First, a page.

First comic(s)

It’s hard to believe when I look at my long boxes now that my comic collecting days started with one lone issue and expanded from there.  I’ve read interviews where comic creators and fans alike have forgotten their very first comic and it’s not difficult to understand why.  With hundreds upon hundreds of comics read/worked upon, the very first one might be a tad hard to recall.

But I remember my first comic well.  It was an issue of Thundercats purchased for me by my mother one afternoon from a drug store.  It looked like this:

The comic came out in 1987, and the five year old Jacob was excited by the wacky hijinks that Wilykit and Wilykat managed to get themselves into before Lion-O came to bail them out.  Of the early comics that sat in a pile in my room, this one managed to stick around for a while (minus the cover) but eventually it was lost to the ages with a bunch of other random comics that I had procured in my younger days.

But when I think about the basis of my current collection, three comics come to mind that really stick in my head.  I consider the summer of 1991 to be when I actually started collecting comics, largely influenced by my older brother.  I had read the Archie series of Teenage Mutant Ninja Turtles whenever I could snag a copy (the corner Melton’s Food Mart was iffy on carrying the book on their comic rack), but eventually my brother decided it was time to introduce me to X-Men.

It started with this issue:

This remains one of my all-time favorite team line-ups and covers, mainly based on the sentiment value over actual quality.  Sure, the X-Men were all wearing the generic yellow and blue costumes (strangest looking on Wolverine, Psylocke and Gambit) and the issue was in the tail-end of Chris Claremont’s legendary run on the book, most noteworthy throwing away the years-old plot thread of Deathbird’s leadership of the Shi’ar with an off-panel fight with Wolverine.  But it looked awesome to me then, and the thought stays with me now.

This issue was even more special to me because it was my brother’s and he hardly ever let me read it.  At just 8 years old, I was not exactly trustworthy in keeping comics in decent condition and thus when my brother would finally relent and allow me to see the Jim Lee-drawn awesomeness, he kept close watch on me.

And perhaps it was for that reason that another one of his comics took such special interest in me:

Uncanny X-Men #243, the penultimate issue of Inferno, was secured by my brother through a friend and strictly off-limits to me.  I would have to beg and plead to read it and thus each time I was allowed it was a special treat.  I wasn’t familiar with the details of Madelyne Pryor or her relationship with Cyclops or Jean Grey, and I didn’t really care.  This had the X-Men in their normal costumes and all of X-Factor as well!  And that cover!  The issue ends in a cliffhanger and it was actually about a decade before I ever got around to buying the follow-up issue of X-Factor and seeing how the final battle against Mr. Sinister ended.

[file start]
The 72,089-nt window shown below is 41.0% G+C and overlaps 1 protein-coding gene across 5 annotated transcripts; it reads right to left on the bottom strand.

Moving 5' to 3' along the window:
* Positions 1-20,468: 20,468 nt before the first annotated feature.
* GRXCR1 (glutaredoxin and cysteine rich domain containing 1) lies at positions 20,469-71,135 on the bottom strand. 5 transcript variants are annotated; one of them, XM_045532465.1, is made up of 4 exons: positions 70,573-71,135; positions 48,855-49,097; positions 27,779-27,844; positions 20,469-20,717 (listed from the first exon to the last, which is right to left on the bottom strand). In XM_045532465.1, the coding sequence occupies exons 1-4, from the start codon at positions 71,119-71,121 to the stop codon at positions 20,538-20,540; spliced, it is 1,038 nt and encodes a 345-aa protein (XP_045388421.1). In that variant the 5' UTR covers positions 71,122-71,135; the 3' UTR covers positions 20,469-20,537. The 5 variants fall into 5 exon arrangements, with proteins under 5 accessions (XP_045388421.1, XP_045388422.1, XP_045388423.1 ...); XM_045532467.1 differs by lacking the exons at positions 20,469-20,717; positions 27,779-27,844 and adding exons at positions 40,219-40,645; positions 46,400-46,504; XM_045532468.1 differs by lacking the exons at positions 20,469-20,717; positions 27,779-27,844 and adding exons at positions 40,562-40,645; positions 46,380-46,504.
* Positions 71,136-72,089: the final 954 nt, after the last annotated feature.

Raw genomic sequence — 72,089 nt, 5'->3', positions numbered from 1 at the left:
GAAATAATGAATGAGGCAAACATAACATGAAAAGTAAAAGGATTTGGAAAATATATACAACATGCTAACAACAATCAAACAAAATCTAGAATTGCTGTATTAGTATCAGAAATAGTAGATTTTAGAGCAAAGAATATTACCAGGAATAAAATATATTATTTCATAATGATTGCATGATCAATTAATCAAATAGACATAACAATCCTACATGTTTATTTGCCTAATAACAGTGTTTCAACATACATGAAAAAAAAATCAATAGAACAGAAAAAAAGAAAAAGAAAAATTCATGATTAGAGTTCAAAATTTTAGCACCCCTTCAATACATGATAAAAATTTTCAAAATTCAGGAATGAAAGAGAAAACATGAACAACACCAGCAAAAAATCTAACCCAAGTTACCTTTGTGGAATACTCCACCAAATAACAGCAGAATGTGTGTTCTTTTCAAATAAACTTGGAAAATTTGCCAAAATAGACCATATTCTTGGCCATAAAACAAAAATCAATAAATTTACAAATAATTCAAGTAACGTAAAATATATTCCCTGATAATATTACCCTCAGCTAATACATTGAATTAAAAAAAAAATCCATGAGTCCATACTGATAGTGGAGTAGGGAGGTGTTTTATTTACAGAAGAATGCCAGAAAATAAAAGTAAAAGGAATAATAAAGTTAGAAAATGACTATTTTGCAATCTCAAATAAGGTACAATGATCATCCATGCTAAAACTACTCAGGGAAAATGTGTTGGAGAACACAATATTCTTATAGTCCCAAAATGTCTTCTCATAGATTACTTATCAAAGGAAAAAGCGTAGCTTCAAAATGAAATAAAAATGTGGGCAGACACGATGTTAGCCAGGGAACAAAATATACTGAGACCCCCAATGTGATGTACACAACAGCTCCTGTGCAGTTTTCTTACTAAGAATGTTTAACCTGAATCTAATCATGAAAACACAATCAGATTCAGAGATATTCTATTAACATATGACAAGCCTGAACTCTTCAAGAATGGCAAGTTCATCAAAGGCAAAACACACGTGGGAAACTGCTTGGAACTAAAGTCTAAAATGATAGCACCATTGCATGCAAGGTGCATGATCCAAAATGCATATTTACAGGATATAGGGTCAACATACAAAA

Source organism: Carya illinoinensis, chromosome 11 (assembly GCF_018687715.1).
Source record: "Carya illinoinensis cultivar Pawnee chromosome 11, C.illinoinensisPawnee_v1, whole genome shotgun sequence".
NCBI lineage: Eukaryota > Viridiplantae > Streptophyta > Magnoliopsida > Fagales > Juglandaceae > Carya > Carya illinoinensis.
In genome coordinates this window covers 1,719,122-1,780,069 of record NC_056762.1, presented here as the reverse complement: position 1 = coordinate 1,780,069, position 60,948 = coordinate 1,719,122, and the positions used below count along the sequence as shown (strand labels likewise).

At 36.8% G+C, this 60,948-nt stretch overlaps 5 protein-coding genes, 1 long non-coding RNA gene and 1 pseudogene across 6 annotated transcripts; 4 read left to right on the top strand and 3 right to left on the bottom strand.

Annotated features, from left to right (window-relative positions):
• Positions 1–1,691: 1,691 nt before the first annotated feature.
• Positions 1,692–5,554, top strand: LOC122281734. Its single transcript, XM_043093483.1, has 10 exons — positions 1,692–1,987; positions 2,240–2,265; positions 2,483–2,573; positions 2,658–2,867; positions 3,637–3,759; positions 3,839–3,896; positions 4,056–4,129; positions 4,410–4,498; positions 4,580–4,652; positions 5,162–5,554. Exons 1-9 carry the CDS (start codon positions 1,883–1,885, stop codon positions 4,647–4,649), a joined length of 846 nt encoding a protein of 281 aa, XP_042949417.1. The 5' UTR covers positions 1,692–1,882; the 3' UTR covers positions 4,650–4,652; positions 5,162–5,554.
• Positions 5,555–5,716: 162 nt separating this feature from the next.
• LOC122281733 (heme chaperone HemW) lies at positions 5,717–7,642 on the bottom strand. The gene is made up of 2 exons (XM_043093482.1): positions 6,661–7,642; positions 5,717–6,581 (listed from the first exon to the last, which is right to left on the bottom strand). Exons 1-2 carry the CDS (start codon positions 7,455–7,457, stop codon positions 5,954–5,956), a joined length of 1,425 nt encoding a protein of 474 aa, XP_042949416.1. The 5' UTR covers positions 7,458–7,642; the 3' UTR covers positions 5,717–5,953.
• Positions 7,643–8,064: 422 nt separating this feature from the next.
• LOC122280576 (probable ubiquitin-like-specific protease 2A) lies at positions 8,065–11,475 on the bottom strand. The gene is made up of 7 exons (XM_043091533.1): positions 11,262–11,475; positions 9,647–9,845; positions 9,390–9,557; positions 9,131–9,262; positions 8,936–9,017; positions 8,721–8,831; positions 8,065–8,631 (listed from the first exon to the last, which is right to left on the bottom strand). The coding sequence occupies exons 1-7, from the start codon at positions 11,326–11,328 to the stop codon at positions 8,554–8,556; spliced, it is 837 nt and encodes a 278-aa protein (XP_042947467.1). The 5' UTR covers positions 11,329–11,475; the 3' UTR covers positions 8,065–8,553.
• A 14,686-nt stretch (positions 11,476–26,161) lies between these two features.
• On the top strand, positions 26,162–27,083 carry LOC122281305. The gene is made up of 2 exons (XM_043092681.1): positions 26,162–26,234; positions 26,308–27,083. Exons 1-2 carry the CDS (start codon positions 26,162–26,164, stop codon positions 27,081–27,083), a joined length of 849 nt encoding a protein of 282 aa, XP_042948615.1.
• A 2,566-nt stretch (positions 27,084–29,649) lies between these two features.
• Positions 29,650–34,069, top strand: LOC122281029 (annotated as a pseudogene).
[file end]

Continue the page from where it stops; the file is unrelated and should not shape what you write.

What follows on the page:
But that’s my brother’s X-Men comics.  Three months after he wowed me with Uncanny #275, my brother shocked me by saying that since the Warskrull story had wrapped with #277, he was going to spend his allowance on something else rather than picking up #278.  He probably bought music or some other “socially acceptable” somethingorother with his money.  After hearing me whine about it for a while, he finally instructed me to either buy the issue myself or shut up about it.

Intrigued by the permission to begin my own X-Men quest, I trotted up the three blocks to Melton’s and put down my $1 (plus five cents sales tax) and walked home the proud owner of the first X-Men comic I had ever purchased, Uncanny X-Men #278:

Like the few issues I had read before, I was not familiar with many of the details of the issue.  I didn’t know the characters running around Muir Island or how big of a deal it was that they were all possessed by the Shadow King.  I didn’t really know Rogue or Colossus who showed up on the last page.  I wasn’t too hot on the art, since Jim Lee had left the title to work on the about-to-launch Adjectiveless X-Men (and blissfully unaware of the awesomeness of Paul Smith who was filling in).  But the comic was MINE, and unlike my brother’s issues that were carefully guarded, I could read this one over and over to my heart’s content (and I did).

And that’s where it started.  Before long, visits with my grandmother would always include a trip to one of the local comic shops to pick up an issue of Classic X-Men where I met some of the more classic characters and stories.  Upon the new series launch, I followed the blue team because, you know, it had WOLVERINE in it!  My time in class was spent drawing every X-Character I could think of into team-shot drawings (that I really wish I still had).

And today I still have that copy of Uncanny X-Men #278 that I bought in 1991.  I have since bought a second copy that’s in better condition and able to be read without dissolving, but I still have safely stored that one issue that started my fandom.

And I love it as much now as I did then…just with a sense of nostalgia rather than a sense of youthful wonder.


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